# Polar form?

Discussion in 'Math' started by Biggsy100, Jun 9, 2015.

1. ### Biggsy100 Thread Starter Member

Apr 7, 2014
88
1
If A=1+j2 and B+2-J3, Find by calculation the magnitude and argument of the following complex numbers, stating each result in polar form:

(i) A+B = (1+j2) + (2-j3)

Is this where I cross multiply with first brackets and 2nd brackets....so 1 x 2 + 2 x6 2x2 +2 x 6 to get my answer

I also have A - B , A x B , A/B

2. ### Papabravo Expert

Feb 24, 2006
10,338
1,850
I don't think so.
A + B = (1 + 2) + (j2 - j3) = 3 -j1
You try A - B

3. ### tjohnson Active Member

Dec 23, 2014
618
122
Adding real and complex numbers together is like adding apples and oranges. Therefore, it is impossible to add terms such as 1 and j2 or 2 and -j3. However, you can add terms of the same sort together the way Papabravo showed.

4. ### Biggsy100 Thread Starter Member

Apr 7, 2014
88
1
? Ok, so it's as simple as moving the j over?

5. ### tjohnson Active Member

Dec 23, 2014
618
122
Last edited: Jun 9, 2015
6. ### WBahn Moderator

Mar 31, 2012
18,079
4,917
This looks like homework. Is it. If so, it is better placed in the Homework Help forum where it will get more attention than in the Math forum. If it's homework, I can move it.

7. ### Biggsy100 Thread Starter Member

Apr 7, 2014
88
1
This is a nightmare, that's what it is... . It's actually an assignment that I missed on my course.

8. ### WBahn Moderator

Mar 31, 2012
18,079
4,917
What is the course? Are you supposed to just be learning about complex numbers, or are you supposed to already be familiar with them at this point? If the latter, then you will really need to look at some of those resources that have been linked in your various threads.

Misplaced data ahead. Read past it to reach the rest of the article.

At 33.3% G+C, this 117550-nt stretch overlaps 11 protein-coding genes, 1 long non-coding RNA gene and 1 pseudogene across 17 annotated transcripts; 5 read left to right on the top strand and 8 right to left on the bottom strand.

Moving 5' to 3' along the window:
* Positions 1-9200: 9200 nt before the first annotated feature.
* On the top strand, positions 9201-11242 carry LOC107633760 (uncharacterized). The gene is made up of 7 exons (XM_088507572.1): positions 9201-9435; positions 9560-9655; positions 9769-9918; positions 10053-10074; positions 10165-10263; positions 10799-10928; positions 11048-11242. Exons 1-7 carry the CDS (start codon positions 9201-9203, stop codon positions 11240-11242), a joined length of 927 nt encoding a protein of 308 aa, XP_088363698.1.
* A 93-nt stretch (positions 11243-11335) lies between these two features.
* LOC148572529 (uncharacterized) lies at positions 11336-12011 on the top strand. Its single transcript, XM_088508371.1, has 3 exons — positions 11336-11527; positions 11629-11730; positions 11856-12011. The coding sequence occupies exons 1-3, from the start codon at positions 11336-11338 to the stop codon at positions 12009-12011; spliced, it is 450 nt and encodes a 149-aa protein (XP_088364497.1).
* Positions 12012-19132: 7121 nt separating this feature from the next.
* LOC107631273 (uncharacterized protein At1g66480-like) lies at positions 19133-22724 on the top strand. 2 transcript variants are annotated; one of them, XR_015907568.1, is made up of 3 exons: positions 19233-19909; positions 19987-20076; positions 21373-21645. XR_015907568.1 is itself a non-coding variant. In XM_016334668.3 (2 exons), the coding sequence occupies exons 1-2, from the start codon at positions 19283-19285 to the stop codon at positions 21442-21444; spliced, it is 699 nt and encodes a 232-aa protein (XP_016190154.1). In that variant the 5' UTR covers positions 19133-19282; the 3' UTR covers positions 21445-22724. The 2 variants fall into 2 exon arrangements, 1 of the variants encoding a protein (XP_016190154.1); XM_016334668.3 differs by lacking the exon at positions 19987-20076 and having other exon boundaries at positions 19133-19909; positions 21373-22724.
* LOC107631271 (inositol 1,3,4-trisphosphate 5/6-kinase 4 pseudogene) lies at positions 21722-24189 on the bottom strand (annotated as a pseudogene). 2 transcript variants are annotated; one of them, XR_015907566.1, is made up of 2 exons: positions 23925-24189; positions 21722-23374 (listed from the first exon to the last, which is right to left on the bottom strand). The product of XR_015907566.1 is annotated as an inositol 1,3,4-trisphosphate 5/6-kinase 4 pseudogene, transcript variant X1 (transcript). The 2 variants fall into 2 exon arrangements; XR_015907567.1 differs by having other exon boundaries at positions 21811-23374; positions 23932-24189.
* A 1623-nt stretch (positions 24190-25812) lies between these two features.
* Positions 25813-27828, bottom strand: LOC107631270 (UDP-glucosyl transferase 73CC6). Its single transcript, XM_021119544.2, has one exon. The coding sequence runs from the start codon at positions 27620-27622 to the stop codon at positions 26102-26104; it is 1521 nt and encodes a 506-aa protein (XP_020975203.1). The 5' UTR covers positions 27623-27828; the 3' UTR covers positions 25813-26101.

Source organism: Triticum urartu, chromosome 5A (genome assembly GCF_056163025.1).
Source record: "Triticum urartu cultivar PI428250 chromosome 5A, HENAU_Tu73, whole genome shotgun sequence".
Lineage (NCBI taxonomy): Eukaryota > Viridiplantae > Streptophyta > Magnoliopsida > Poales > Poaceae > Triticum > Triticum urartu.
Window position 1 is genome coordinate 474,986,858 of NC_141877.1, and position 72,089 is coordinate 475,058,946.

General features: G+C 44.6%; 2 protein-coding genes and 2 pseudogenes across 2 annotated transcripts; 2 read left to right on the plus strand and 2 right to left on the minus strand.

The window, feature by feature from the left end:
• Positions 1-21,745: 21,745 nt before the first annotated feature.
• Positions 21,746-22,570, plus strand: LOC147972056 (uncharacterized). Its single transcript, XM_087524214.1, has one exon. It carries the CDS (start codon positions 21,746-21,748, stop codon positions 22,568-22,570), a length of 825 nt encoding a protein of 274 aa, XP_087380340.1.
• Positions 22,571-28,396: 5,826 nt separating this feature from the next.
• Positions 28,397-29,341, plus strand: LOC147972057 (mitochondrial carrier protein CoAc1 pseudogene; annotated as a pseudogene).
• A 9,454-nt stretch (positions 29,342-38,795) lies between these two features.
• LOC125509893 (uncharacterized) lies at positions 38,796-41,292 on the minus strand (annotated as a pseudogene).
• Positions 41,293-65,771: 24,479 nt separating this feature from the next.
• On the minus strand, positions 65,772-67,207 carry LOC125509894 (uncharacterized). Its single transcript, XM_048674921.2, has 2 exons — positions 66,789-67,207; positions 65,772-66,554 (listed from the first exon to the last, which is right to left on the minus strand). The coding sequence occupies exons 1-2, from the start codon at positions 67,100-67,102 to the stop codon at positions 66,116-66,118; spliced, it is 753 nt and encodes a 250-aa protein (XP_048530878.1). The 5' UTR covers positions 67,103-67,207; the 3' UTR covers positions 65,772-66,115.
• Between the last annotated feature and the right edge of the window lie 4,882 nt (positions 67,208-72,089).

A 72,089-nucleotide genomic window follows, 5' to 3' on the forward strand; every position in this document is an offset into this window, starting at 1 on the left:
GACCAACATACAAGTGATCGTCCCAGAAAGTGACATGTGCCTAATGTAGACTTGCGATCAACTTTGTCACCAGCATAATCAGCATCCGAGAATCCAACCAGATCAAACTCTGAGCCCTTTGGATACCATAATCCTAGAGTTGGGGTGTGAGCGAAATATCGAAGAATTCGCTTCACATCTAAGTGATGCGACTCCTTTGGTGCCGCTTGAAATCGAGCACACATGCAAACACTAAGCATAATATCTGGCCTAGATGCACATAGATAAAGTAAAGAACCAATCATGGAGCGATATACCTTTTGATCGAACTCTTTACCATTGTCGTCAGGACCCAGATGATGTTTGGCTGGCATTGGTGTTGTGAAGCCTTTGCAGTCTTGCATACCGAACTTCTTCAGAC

Apr 7, 2014
88
1
10. ### Biggsy100 Thread Starter Member

Apr 7, 2014
88
1
(
HND - Analytical methods for Engineers

11. ### WBahn Moderator

Mar 31, 2012
18,079
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I have no idea what that course entails and what the prerequisites are. So is it assumed that you have never seen complex numbers before taking this course or not?

12. ### Biggsy100 Thread Starter Member

Apr 7, 2014
88
1
You 'Assumed' right

13. ### WBahn Moderator

Mar 31, 2012
18,079
4,917
I didn't assume anything, I asked about what assumption the course makes regarding your prior knowledge of complex numbers. And since the question was duel ended (the "or not" at the end), it doesn't have a "yes" or "no" answer. So let me make it a yes or no question.

Is this course taught based on the assumption that the students have never seen complex numbers before?

14. ### Biggsy100 Thread Starter Member

Apr 7, 2014
88
1
not sure ...I am a student not a teacher!

15. ### WBahn Moderator

Mar 31, 2012
18,079
4,917
Here j2 and j3 are not the names of two identifiers. It is j·2 and j·3 where j is the imaginary constant. So (j2 - j3) = -j1.

Personally I prefer putting the imaginary constant after the coefficient, but that's a matter of style.

tjohnson likes this.
16. ### WBahn Moderator

Mar 31, 2012
18,079
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Still, you should be able to explain why you did what you did based on your present understanding of the material. Otherwise you are just mimicking a monkey that is mimicking the instructor.

17. ### Papabravo Expert

Feb 24, 2006
10,338
1,850
Not quite
A - B = (1 + j2) - (2 -j3) = (1 - 2) - (j2 - j3) = -1 - j1

18. ### WBahn Moderator

Mar 31, 2012
18,079
4,917
To show you what I mean, you should be able to apply normal algebra skills to factor out the j (remember, it's just a constant!)

(1 + 2) + (j2 - j3) = (1 + 2) + j(2 - 3) = 3 + j(-1) = 3 - j1

Use that same process for (1+2) - (j2 - j3)